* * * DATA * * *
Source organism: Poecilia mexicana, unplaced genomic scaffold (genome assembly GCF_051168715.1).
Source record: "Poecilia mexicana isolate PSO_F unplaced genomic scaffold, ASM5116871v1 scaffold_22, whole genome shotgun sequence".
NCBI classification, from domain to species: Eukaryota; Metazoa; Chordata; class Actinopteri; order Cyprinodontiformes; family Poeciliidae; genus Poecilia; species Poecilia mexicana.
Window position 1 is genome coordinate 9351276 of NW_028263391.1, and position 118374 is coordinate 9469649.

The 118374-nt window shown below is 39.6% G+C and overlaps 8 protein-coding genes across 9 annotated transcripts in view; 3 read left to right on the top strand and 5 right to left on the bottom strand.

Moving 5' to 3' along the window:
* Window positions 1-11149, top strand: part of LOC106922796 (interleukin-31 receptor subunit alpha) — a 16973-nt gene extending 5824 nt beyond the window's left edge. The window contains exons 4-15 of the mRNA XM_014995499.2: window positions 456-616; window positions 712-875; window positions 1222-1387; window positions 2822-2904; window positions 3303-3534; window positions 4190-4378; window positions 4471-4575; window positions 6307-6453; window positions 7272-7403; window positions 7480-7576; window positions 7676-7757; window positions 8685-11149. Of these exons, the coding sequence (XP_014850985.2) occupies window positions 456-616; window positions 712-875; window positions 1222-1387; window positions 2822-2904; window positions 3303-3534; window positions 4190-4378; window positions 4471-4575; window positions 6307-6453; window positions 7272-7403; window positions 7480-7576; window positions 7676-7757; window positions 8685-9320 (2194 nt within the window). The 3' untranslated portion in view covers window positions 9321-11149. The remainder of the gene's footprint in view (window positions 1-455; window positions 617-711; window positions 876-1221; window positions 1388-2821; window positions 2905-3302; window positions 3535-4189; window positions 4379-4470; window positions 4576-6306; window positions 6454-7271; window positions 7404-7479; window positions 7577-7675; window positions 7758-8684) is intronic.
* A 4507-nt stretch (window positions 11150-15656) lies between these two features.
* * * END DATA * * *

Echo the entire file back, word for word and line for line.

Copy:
Source organism: Poecilia mexicana, unplaced genomic scaffold (genome assembly GCF_051168715.1).
Source record: "Poecilia mexicana isolate PSO_F unplaced genomic scaffold, ASM5116871v1 scaffold_22, whole genome shotgun sequence".
NCBI classification, from domain to species: Eukaryota; Metazoa; Chordata; class Actinopteri; order Cyprinodontiformes; family Poeciliidae; genus Poecilia; species Poecilia mexicana.
Window position 1 is genome coordinate 9351276 of NW_028263391.1, and position 118374 is coordinate 9469649.

The 118374-nt window shown below is 39.6% G+C and overlaps 8 protein-coding genes across 9 annotated transcripts in view; 3 read left to right on the top strand and 5 right to left on the bottom strand.

Moving 5' to 3' along the window:
* Window positions 1-11149, top strand: part of LOC106922796 (interleukin-31 receptor subunit alpha) — a 16973-nt gene extending 5824 nt beyond the window's left edge. The window contains exons 4-15 of the mRNA XM_014995499.2: window positions 456-616; window positions 712-875; window positions 1222-1387; window positions 2822-2904; window positions 3303-3534; window positions 4190-4378; window positions 4471-4575; window positions 6307-6453; window positions 7272-7403; window positions 7480-7576; window positions 7676-7757; window positions 8685-11149. Of these exons, the coding sequence (XP_014850985.2) occupies window positions 456-616; window positions 712-875; window positions 1222-1387; window positions 2822-2904; window positions 3303-3534; window positions 4190-4378; window positions 4471-4575; window positions 6307-6453; window positions 7272-7403; window positions 7480-7576; window positions 7676-7757; window positions 8685-9320 (2194 nt within the window). The 3' untranslated portion in view covers window positions 9321-11149. The remainder of the gene's footprint in view (window positions 1-455; window positions 617-711; window positions 876-1221; window positions 1388-2821; window positions 2905-3302; window positions 3535-4189; window positions 4379-4470; window positions 4576-6306; window positions 6454-7271; window positions 7404-7479; window positions 7577-7675; window positions 7758-8684) is intronic.
* A 4507-nt stretch (window positions 11150-15656) lies between these two features.